By Galen Holley/NEMS Daily Journal
SALTILLO – Driving north along a two-mile stretch of road in northern Lee County, you probably won’t notice any connection between the simple, ranch-style houses.
The woodpiles, the shaggy yards and the porch swings all meld together, forming a familiar, undifferentiated scene of Southern life.
But inside nearly every house along Barrett Ridge hangs the same portrait – an ancient, smoky image that traces each family’s ancestry back to County Cork, Ireland.
“This is Edward Barrett and his wife, Mary,” said Edward’s great-grandson, Joe Barrett, holding a photograph of the couple who now rest in the soil they donated to the Roman Catholic Church.
For five generations, the land the Barretts donated, upon which sits a cemetery, and, until it burned last spring, a church, has been the center of a tightly knit community of Irish Americans.
Today, as America pays its yearly homage to Irish culture, the Irish of Barrett Ridge remain bound by blood, by faith and by their shared sadness that life, as they once knew it, is passing into history.
Faith of their fathers
As best as any of the old folks can remember, it was a job on the M&O Railroad that brought Edward Barrett to settle on the ridge that today bears his name.
Barrett Ridge, officially known as Lee County Road 683, begins about 10 miles north of Tupelo. It winds its way north, about two miles, up the spine of a low rise of land, flanked by U.S. Highway 45 to the east, and by Euclatubba Road to the west.
“Ned” Barrett, as his progeny call him, fled his homeland because of the potato famine.
A skilled farmer, Barrett coaxed some money out of the fecund Mississippi soil and, in partnership with another Irish immigrant, Tom Cassidy, bought an old saloon and converted it into a Catholic Church.
They named the church St. Patrick’s, after the patron saint of their homeland.
Once Barrett and his wife, Mary, put down roots on the ridge, more Irish families moved in – families like the McQuinns, the Laffertys and the McCartys.
They planted corn and cotton in the dark, upland dirt and they learned their catechism and waited for visits from Benedictine priests from St. Bernard Abbey in Cullman, Ala.
The old folks on Barrett Ridge still remember how rare it was to see a priest, and how their parents and grandparents doted on them.
“Father Reitmeier would make the rounds every Monday, and people on the ridge would have fresh vegetables for him, and milk and butter,” said Virginia Barrett-Bishop. “Mother and daddy would cure a hog for him, sometimes.”
The Barretts on both sides of the Atlantic always kept in touch. In 1988, Virginia and her husband hosted their cousin, Pat Barrett, who still lives on the family’s land in County Cork.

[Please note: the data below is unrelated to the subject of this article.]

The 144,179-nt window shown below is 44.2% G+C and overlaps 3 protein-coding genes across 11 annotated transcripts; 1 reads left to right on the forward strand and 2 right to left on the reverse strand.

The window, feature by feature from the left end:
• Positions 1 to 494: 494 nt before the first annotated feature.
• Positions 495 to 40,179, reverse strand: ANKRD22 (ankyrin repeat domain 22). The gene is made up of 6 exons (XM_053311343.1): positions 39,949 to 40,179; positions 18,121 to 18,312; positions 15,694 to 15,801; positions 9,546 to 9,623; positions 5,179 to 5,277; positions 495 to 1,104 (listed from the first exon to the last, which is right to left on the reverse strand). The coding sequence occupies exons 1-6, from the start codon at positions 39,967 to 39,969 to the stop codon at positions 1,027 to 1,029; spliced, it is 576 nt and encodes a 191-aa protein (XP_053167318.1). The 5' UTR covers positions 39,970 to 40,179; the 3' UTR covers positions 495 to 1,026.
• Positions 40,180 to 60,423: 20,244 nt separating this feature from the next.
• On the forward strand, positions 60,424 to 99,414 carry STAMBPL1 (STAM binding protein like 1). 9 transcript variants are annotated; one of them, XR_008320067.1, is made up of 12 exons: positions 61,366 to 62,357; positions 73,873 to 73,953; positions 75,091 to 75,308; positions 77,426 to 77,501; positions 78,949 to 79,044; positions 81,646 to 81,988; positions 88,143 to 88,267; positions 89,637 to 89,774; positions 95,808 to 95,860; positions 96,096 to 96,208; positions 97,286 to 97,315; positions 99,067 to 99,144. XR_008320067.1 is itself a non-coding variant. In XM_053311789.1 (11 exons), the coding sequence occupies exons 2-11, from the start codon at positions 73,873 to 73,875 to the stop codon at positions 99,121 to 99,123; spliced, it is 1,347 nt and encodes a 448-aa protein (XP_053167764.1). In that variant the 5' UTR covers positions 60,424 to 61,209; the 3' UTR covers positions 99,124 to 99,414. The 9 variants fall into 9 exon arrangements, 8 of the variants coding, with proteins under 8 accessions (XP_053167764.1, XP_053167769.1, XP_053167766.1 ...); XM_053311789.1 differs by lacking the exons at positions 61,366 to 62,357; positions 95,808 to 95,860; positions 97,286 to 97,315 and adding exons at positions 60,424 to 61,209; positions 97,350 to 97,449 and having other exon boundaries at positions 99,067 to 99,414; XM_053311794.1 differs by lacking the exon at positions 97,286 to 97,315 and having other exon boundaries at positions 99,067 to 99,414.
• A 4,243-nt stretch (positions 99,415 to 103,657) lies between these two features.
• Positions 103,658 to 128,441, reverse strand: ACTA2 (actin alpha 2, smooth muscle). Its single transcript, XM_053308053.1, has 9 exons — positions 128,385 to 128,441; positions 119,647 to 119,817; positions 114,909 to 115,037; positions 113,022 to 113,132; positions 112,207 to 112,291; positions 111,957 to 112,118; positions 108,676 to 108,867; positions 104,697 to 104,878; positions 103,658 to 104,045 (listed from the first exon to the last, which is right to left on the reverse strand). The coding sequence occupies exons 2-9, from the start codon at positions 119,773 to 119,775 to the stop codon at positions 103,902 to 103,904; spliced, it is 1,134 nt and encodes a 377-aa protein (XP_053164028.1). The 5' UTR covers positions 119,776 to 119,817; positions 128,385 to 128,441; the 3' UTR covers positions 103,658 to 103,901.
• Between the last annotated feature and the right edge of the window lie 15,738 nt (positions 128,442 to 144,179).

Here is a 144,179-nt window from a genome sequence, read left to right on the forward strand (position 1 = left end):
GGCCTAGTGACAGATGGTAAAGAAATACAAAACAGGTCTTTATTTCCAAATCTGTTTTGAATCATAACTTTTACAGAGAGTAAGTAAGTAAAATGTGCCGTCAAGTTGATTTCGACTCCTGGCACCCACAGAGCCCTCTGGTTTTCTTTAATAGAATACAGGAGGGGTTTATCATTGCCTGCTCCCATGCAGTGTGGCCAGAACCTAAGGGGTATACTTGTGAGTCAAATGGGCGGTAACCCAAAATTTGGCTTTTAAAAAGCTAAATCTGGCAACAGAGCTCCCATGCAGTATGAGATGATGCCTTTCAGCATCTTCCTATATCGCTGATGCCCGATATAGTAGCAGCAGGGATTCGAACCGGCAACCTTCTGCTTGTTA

Through the years, Pat’s Irish kin also visited the ridge. They ate fried catfish at Barrett family reunions, and scoured the bushes alongside their kinfolk for colored Easter eggs. Not to be outdone, Saltillo attorney Leroy Long and his wife, Helen, recently made the trip over to see Pat.
“The area is called ‘Boola Bweeng,’” said Leroy, holding out a picture of his wife standing in front of an ancient church made of field stones. Behind her, the hills were as green as new corn.
Friday afternboon, Virginia’s son, Herman Bishop Jr., was using his tractor to pull a log out of Joe Barrett’s yard, just doing what neighbors on the ridge do.
“There never was a better place to grow up,” said Bishop. “But times are changing.”
St. Thomas Aquinas Church was the community’s beating heart for nearly a century, before the flames claimed it last spring. The church was officially a mission of St. James in Tupelo, whose priests celebrated Mass at St. Thomas for four decades.
Today, in the midst of a recession, the Diocese of Jackson faces a hard decision about whether to rebuild, but among the ridge folk, with their fierce sense of territoriality, an uneasy feeling already has taken hold.
On the other hand, as they all say, a church isn’t just a building.
In a fellowship hall, standing right beside the ashen remains of their sanctuary, the Irish have pinned pictures and names to a billboard. They’ve traced the line of families – Gusmus, Poppelreiter, Larkin – whose histories have become intertwined with that of the Barretts.
And in the graveyard, on land given to the church by their ancestors, they continue to bury their dead. Joe Barrett’s wife of nearly 50 years, Willa Mae, died last year on St. Patrick’s Day, so the holiday that most Americans associate with the Irish will forever hold a bit of melancholy for him.
Today, Willa Mae rests among her ancestors, in a plot surrounded by oak and crape myrtle, along a ridge skirted by farmland and green bottoms. It is a place that, in the springtime, looks a wee bit like Ireland.
Contact Galen Holley at (662) 678-1510 or email@example.com.